Colorado won its first national championship in 1990 under the direction of head coach Bill McCartney, who helmed the team from 1982 to 1994. The national title was split with Georgia Tech who won the United Press International Coaches Poll, whereas Colorado won the Associated Press and Football Writers Association of America polls. The largest arguments against Colorado were that they had a loss and a tie, whereas Georgia Tech had a tie and no losses, and Colorado’s “unfair” win in the Fifth Down Game against Missouri. Another major controversy was a Colorado’s Orange Bowl win over Notre Dame, which Colorado won in part because of a controversial clipping call that brought back a Notre Dame touchdown. The major argument for Colorado was that they played a more difficult schedule than Georgia Tech. Colorado capped the season with a 10–9 win over Notre Dame in the Orange Bowl, a rematch of the 1989 season Orange Bowl Game which Notre Dame won 21–6. Colorado’s tie came against Tennessee, who was ranked #8, the first week of the season when Colorado was ranked #5. The second week gave the Buffs a scare, scoring with 12 seconds left in the game on a 4th and Goal attempt. The next week gave Colorado its only loss of the season, losing 23–22 to Illinois and dropping Colorado to #20 in the polls. Colorado then went on to beat teams ranked (at the time) #22 Texas, #12 Washington, #22 Oklahoma, and #3 Nebraska. They ended the season 7–0 in the Big Eight Conference for the second straight season. They then capped the season with a win over Notre Dame who were number 1 until a loss in their second to last game of the regular season.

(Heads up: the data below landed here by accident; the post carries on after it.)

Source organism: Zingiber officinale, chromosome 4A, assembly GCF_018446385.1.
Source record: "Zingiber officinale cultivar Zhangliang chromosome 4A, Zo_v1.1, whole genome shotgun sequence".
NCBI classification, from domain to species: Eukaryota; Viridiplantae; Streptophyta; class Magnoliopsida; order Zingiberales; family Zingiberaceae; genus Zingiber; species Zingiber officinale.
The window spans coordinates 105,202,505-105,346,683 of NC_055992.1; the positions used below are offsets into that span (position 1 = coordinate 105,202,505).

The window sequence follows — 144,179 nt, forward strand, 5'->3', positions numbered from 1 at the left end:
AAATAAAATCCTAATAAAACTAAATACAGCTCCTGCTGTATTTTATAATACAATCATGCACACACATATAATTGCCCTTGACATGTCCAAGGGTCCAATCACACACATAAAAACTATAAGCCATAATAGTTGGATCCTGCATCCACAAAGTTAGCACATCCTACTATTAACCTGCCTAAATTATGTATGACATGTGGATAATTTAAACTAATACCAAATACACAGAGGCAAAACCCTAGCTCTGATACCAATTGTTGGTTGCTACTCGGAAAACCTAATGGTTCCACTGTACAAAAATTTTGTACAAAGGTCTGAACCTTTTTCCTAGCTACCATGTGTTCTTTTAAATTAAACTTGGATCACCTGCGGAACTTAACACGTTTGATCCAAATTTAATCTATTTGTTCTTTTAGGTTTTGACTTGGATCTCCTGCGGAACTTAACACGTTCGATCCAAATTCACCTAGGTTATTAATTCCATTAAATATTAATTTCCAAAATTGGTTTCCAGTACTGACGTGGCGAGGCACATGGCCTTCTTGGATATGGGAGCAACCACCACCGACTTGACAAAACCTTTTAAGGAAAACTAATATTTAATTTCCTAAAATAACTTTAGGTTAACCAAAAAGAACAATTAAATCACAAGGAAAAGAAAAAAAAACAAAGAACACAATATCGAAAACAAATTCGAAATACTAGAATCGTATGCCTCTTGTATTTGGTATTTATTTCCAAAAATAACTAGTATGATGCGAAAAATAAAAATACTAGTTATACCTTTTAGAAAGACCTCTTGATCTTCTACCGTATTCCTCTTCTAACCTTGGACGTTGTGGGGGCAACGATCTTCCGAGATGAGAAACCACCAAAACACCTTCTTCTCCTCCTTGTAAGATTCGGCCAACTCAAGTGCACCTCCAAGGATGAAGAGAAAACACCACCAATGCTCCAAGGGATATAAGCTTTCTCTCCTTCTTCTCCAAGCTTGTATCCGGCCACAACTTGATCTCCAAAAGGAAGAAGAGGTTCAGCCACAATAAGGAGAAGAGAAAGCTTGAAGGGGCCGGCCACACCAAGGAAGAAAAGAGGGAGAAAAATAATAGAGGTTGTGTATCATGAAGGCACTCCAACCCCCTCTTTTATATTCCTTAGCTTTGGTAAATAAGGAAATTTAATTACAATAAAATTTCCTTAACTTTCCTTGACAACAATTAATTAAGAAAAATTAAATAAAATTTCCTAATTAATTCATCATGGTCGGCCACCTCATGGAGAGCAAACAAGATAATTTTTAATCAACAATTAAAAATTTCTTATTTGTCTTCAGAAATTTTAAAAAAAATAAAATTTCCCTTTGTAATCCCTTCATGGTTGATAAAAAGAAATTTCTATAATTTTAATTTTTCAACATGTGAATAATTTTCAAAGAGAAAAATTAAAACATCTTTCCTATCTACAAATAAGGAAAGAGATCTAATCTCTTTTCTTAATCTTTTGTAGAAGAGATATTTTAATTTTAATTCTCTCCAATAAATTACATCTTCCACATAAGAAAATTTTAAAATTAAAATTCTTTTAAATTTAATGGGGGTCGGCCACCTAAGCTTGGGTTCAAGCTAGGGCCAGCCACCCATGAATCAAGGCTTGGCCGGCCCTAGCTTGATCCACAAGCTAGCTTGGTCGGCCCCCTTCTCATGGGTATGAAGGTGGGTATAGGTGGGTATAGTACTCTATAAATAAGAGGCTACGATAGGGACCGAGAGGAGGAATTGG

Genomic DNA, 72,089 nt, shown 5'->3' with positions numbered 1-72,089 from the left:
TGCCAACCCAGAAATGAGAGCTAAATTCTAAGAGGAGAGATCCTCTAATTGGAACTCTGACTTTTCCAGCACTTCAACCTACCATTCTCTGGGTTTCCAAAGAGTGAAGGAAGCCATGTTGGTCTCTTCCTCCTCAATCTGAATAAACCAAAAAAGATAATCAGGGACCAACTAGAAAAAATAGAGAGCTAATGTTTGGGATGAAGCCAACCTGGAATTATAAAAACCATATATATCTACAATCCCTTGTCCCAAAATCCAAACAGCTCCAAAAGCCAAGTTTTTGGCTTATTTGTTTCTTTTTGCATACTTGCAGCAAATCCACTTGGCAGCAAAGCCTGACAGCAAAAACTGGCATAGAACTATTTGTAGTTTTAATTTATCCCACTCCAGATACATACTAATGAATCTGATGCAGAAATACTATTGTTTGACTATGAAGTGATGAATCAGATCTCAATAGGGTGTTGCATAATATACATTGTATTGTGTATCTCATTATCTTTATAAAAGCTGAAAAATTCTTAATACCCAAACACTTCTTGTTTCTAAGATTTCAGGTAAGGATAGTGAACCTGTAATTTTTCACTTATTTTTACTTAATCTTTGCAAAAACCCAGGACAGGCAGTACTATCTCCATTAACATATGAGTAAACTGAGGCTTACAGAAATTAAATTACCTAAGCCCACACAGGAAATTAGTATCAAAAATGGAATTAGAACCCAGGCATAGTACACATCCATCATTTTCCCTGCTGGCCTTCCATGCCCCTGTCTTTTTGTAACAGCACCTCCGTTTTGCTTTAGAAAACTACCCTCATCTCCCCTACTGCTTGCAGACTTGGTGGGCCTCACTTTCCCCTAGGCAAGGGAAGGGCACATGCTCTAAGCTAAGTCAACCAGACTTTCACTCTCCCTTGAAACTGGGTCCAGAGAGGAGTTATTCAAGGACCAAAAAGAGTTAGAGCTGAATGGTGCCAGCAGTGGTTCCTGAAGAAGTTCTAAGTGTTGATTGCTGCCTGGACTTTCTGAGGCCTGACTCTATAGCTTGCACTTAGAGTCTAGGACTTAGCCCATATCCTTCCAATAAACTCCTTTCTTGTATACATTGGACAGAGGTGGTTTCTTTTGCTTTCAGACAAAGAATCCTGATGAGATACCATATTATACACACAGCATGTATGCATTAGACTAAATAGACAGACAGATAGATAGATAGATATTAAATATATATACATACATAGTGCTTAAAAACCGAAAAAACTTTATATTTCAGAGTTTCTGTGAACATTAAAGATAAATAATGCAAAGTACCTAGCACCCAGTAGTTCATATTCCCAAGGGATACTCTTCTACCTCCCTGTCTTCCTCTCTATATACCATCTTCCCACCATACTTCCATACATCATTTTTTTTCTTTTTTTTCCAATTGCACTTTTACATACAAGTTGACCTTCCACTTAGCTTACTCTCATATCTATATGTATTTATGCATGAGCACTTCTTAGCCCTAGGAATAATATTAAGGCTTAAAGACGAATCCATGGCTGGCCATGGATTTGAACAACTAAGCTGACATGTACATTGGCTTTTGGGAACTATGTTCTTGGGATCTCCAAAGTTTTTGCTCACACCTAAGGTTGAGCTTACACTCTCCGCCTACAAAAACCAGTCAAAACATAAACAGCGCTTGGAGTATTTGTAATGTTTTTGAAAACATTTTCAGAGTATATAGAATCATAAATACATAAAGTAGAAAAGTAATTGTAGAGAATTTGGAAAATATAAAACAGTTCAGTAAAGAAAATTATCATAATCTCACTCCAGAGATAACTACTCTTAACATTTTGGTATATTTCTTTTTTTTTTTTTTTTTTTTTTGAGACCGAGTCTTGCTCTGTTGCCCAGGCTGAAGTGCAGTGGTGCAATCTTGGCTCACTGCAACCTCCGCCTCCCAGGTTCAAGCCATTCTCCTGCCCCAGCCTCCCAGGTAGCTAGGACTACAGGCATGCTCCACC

Competitive football began on the Boulder campus in 1890. Early games, which bore more resemblance to rugby than modern football, were played against the School of Mines and Utah. The football stadium, originally named “Colorado Stadium,” was opened in 1924 and was officially named Folsom Field in November 1944 to honor Coach Fred Folsom, one of the most respected college football coaches of his day.
In 1934, the university’s intercollegiate teams were officially nicknamed the “Buffaloes.” Previous nicknames used by the press included the “Silver Helmets” and “Frontiersmen.” The final game of 1934, against the University of Denver, saw also the inaugural running of a bison in a Colorado football game. A bison calf was rented from a local ranch and ran along the sidelines.
College Sports Established
University of Colorado Boulder
1973 – Present / NCAA Division 1
1921 – 1973 / University Division of the NCAA
1907 – 1921 / Athletic Association of the United States
2011 – Present / PAC 12 Conference
1996 – 2011 / Big 12 Conference
1964 – 1996 / Big Eight Conference
1947 – 1964 / Big Seven Conference
Buffaloes – A team originally known as the ‘Silver and Gold’, in reference to the Colorado Miners until 1934, when a $5 national contest was held by CU’s newspaper to find a new name. Previous nicknames used by the press included the “Silver Helmets” and “Frontiersmen.”
Both men’s and women’s team are called the Buffaloes (Buffs for short) or Golden Buffaloes (acceptable, but rare). “Lady Buffs” referred to the women’s teams beginning in the 1970s, but was officially dropped in 1993.
The nickname was selected by the campus newspaper in a contest with a $5 prize in 1934 won by Andrew Dickson of Boulder. Athletic director Harry Carlson, graduate manager Walter Franklin and Kenneth Bundy declared ‘Buffaloes’ as the winner.
Men’s Basketball 0
Women’s Basketball 0